How to Think About Frames

Christian Montoya
5 min readJan 28, 2024

2 days ago, the team behind Farcaster (the protocol) and Warpcast (the reference client for the Farcaster protocol) launched Frames. This exciting new feature kicked off a flurry of developer activity, with many useful, funny, and sometimes very weird Frames being shared in the feed, and also contributed to the highest ever daily active users on Warpcast — over 10k users in one day.

Photo from Mondrian — Color in Motion strategy game

I’ve seen a few people trying to get up to speed on what Frames are and what can be done with them, so I’m going to try to explain that here and share some mental frameworks that may inspire future Frames projects. But first, if you want to see some example Frames, here’s a few:

  • Polls Frame lets you vote on a poll with up to 4 options, and shows you the results of the poll inside the Frame — if you go to the site, you can make your own poll and share it on your feed
  • Paragraph (blog & newsletter platform) Frame lets you subscribe to a Paragraph newsletter with one click, without leaving the feed
  • Random Chublins Frame lets you click to load a random Chublin from the Chublins NFT collection
  • Nethria Frame embeds the Nethria text adventure game into a Frame

OK, now that you’ve seen some examples, let’s talk about what’s going on here. You might be tempted to think that Frames are like HTML IFRAMES, but that’s only because the name is a bit of a misnomer. A Frame is not an embedded webpage. The content of the Frame is not interactive. A better way to think of a Frame is a typical social media embed — if you’ve seen open graph tags, it’s like that — but with buttons underneath. The content of the Frame is just an image. It can be animated (hello again, GIFs!) and savvy devs can generate images dynamically to include any kind of content, but these images are not interactive. The real magic is in the buttons. When a user clicks one of those buttons, a POST request is sent with a signed payload to the URL provided in the Frame, and that URL can respond with another Frame. The signed payload includes which button was pressed and a cryptographic hash that can be used to reliably identify the user that submitted it. That last part is important, because it means you can filter out bots from interacting with your Frame (or hitting the endpoint directly). If you’ve ever encountered a CAPTCHA when attempting to use an online service, that’s an old fashioned way of identifying humans and filtering out bots. Even ChatGPT has to employ CAPTCHAs (and users do not like them). With Frames, however, you can decode the signed payload and find the ID of the user that submitted the request, for any action that you want to limit to real users.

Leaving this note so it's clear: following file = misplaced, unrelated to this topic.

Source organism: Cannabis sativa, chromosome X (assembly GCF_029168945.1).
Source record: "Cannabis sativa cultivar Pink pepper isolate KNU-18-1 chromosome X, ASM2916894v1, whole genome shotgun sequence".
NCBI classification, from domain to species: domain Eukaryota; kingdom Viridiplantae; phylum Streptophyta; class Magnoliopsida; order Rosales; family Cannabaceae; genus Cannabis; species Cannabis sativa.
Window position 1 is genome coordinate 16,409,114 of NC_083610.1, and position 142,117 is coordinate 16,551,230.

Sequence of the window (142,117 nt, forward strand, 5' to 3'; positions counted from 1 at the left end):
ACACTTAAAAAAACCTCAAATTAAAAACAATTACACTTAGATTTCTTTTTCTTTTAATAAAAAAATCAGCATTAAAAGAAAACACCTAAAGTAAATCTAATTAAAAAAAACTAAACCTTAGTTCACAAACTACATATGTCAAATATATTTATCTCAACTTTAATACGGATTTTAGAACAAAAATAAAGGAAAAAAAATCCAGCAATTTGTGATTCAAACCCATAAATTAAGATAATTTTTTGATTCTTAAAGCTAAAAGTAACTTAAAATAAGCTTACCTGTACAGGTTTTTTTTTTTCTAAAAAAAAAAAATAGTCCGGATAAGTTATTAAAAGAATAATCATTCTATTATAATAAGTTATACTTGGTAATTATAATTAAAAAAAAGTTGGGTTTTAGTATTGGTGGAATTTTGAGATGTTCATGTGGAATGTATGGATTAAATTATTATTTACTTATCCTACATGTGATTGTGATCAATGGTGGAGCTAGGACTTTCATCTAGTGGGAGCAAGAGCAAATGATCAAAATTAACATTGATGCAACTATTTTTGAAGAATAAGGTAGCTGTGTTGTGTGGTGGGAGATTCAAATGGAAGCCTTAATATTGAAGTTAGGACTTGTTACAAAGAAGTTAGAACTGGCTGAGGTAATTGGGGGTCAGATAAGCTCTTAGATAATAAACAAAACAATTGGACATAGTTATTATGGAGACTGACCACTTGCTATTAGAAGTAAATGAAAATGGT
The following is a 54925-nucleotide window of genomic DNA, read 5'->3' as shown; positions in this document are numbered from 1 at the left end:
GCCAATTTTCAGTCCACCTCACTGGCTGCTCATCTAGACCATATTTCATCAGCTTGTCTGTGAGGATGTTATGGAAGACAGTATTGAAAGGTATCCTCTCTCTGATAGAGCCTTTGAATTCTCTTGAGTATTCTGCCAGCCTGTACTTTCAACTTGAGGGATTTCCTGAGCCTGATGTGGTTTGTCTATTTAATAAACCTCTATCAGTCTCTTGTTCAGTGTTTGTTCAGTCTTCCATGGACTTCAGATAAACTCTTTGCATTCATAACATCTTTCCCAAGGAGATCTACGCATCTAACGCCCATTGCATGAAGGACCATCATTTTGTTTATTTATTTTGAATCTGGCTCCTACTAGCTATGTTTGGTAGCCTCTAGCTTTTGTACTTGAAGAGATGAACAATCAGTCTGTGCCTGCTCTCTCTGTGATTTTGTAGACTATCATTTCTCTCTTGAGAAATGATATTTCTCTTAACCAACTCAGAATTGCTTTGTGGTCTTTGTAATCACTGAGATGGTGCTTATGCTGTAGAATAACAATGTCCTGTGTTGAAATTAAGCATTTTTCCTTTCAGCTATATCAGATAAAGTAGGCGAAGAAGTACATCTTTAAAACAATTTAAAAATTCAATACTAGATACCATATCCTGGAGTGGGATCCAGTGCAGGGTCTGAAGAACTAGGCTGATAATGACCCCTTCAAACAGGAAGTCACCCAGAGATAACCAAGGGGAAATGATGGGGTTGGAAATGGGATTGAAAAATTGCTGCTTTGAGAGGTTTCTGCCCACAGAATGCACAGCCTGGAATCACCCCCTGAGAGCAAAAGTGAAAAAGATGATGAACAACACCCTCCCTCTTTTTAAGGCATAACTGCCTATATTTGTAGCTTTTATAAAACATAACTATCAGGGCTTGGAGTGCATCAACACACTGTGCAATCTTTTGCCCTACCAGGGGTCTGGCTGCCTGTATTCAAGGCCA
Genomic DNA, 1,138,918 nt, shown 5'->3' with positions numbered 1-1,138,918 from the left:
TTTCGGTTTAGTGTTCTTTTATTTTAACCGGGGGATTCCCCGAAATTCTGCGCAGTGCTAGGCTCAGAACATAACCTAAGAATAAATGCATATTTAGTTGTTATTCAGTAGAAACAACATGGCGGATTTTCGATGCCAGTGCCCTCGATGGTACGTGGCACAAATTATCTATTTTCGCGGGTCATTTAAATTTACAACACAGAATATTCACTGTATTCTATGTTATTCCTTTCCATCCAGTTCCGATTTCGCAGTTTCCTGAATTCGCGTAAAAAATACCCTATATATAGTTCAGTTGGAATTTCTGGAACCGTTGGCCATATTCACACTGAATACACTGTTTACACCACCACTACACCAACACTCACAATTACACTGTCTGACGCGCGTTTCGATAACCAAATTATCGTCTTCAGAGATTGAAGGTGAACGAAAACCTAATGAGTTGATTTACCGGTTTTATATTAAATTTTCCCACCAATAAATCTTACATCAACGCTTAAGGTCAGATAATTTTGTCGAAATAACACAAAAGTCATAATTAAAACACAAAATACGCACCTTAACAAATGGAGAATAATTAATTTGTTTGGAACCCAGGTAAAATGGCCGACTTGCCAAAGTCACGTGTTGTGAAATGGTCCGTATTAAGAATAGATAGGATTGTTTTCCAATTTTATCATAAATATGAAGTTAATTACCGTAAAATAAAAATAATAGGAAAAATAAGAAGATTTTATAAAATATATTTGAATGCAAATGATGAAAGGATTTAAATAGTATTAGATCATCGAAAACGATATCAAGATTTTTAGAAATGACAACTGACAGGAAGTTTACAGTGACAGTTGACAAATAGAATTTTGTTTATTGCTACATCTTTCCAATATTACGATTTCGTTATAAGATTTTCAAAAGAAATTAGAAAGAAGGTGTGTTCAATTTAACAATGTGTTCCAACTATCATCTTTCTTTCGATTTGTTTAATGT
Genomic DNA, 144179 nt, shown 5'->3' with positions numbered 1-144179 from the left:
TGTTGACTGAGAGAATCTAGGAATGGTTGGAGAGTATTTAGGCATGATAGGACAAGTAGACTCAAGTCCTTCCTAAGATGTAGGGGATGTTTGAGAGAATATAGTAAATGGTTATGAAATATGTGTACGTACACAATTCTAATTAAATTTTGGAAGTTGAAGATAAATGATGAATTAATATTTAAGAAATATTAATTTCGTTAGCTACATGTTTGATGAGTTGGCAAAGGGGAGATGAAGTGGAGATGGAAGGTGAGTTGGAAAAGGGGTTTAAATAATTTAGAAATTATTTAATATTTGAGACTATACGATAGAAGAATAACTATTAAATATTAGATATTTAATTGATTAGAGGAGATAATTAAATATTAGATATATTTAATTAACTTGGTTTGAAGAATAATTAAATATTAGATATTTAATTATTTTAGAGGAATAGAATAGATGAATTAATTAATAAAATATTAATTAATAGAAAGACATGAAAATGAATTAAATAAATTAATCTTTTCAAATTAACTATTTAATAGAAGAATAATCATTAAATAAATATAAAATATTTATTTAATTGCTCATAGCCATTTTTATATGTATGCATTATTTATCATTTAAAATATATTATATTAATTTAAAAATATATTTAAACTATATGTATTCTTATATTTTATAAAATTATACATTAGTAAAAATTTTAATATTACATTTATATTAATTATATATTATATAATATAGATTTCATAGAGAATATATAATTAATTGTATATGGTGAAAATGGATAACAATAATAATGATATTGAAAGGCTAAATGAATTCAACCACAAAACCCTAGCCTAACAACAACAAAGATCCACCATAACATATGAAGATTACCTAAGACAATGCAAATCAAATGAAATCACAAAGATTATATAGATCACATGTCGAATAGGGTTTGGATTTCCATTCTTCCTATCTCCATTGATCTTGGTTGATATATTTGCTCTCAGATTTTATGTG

Take note, dear reader, that so far I have not mentioned anything about a blockchain, smart contracts, or wallets. Frames, and the server side component that powers them, do not rely on any of these things. A Frame can be more like a dapp, or even just a traditional web app. As of today, Frames do not use wallets like MetaMask or connector services like WalletConnect. However, you can build web3-enabled functionality into a Frame. I’ll explain how later.

So now that I have explained what Frames are and what they are not, you might want to read the Frames spec which explains how they work in more details and how to build on them. Go ahead, I’ll wait.